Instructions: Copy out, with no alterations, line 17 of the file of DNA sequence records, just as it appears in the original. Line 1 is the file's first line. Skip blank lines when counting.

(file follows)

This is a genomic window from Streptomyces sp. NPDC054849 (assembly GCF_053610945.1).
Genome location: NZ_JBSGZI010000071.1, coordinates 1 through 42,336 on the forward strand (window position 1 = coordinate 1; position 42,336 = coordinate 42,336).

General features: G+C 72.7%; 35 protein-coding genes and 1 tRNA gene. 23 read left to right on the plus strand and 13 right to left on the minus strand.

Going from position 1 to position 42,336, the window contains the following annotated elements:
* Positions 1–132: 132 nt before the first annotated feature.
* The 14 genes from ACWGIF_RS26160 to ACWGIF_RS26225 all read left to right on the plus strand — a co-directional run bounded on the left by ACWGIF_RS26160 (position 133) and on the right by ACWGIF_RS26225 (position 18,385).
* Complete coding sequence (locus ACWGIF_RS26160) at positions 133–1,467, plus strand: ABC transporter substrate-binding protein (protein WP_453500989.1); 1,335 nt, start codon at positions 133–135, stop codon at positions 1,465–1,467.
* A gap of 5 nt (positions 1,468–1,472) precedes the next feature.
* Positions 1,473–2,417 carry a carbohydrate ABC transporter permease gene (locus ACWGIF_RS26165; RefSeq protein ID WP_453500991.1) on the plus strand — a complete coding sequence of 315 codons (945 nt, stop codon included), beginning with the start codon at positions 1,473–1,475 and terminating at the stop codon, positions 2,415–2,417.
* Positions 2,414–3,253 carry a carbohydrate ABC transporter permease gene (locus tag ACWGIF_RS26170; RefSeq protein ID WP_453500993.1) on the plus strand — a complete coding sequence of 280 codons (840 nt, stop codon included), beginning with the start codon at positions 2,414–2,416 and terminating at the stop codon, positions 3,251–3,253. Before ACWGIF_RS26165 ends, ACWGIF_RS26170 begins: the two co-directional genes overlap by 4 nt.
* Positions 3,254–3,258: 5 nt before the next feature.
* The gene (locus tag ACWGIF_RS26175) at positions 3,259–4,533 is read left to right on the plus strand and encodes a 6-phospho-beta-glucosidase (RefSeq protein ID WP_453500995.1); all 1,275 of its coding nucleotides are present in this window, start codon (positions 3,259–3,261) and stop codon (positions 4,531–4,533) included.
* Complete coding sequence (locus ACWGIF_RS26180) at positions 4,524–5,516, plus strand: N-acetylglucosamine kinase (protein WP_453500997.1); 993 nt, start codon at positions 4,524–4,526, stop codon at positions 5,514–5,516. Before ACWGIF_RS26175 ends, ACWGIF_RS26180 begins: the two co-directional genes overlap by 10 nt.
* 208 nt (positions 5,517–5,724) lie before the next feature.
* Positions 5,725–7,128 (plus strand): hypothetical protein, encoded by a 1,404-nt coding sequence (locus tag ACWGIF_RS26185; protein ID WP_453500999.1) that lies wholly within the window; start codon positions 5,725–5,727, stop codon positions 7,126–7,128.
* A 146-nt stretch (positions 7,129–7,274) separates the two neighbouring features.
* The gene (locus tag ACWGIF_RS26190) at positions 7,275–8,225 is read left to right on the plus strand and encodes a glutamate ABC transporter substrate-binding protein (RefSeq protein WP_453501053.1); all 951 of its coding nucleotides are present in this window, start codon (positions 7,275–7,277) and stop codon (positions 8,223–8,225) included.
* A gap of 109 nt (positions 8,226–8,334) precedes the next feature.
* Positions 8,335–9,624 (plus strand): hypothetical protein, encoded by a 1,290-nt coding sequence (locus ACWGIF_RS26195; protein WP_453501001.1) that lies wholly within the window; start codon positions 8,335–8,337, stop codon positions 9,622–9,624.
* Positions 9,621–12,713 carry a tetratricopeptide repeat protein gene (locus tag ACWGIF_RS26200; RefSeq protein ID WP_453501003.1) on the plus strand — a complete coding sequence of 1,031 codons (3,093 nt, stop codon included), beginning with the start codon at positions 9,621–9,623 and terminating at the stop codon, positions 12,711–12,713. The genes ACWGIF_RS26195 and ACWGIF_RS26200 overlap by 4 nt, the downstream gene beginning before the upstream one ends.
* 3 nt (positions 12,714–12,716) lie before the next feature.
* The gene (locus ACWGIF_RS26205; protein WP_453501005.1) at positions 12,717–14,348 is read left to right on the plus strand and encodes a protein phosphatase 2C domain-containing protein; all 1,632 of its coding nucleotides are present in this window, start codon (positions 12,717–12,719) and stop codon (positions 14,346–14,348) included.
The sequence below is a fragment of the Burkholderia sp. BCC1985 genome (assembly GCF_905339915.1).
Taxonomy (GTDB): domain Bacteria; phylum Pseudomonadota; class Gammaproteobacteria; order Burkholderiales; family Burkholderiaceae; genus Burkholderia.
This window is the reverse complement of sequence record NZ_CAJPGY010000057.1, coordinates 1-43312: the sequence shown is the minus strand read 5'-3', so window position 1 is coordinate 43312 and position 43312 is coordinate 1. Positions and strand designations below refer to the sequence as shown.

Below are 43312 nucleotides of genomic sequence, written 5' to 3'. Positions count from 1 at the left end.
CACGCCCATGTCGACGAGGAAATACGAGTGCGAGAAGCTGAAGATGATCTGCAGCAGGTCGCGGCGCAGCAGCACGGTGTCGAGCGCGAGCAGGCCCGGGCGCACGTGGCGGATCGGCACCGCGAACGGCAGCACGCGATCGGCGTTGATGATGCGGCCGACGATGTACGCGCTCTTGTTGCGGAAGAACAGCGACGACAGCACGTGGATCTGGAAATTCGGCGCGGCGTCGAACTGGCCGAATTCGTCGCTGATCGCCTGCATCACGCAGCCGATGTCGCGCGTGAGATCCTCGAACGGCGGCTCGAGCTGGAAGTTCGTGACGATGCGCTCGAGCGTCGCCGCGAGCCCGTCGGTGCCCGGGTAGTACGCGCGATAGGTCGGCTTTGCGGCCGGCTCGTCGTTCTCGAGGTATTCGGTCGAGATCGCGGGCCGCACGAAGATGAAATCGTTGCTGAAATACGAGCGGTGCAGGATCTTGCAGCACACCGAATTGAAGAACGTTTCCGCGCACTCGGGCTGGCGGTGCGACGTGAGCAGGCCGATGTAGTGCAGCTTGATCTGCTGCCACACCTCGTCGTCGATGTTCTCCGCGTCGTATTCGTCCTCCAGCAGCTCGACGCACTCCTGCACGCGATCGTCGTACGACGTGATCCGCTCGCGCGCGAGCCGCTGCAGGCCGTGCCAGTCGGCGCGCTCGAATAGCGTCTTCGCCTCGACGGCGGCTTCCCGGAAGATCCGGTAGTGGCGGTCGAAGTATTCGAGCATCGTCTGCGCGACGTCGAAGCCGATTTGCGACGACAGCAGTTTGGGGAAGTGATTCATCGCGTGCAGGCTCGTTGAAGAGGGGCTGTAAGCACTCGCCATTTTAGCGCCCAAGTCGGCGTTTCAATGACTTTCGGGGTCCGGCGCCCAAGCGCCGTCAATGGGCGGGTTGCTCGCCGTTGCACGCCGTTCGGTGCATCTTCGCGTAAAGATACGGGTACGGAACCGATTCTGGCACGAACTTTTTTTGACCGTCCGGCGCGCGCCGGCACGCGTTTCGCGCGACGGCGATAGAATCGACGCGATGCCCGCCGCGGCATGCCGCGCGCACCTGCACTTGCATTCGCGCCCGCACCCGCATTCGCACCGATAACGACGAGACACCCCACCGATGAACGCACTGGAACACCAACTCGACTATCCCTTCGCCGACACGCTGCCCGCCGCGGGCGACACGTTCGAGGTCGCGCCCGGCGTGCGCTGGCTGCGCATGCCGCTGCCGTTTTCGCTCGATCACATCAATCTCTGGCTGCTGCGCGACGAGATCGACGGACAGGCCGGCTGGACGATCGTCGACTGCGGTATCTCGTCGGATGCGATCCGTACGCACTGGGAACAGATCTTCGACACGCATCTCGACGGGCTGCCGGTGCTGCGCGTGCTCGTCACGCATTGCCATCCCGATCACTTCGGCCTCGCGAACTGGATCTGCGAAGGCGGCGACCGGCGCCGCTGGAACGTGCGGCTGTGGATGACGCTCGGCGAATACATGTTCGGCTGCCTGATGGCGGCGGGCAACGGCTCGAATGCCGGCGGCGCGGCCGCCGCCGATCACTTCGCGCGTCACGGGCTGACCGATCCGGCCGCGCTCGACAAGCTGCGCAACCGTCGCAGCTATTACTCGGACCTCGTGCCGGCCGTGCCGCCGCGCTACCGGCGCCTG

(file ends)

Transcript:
* The gene (locus tag ACWGIF_RS26190) at positions 7,275–8,225 is read left to right on the plus strand and encodes a glutamate ABC transporter substrate-binding protein (RefSeq protein WP_453501053.1); all 951 of its coding nucleotides are present in this window, start codon (positions 7,275–7,277) and stop codon (positions 8,223–8,225) included.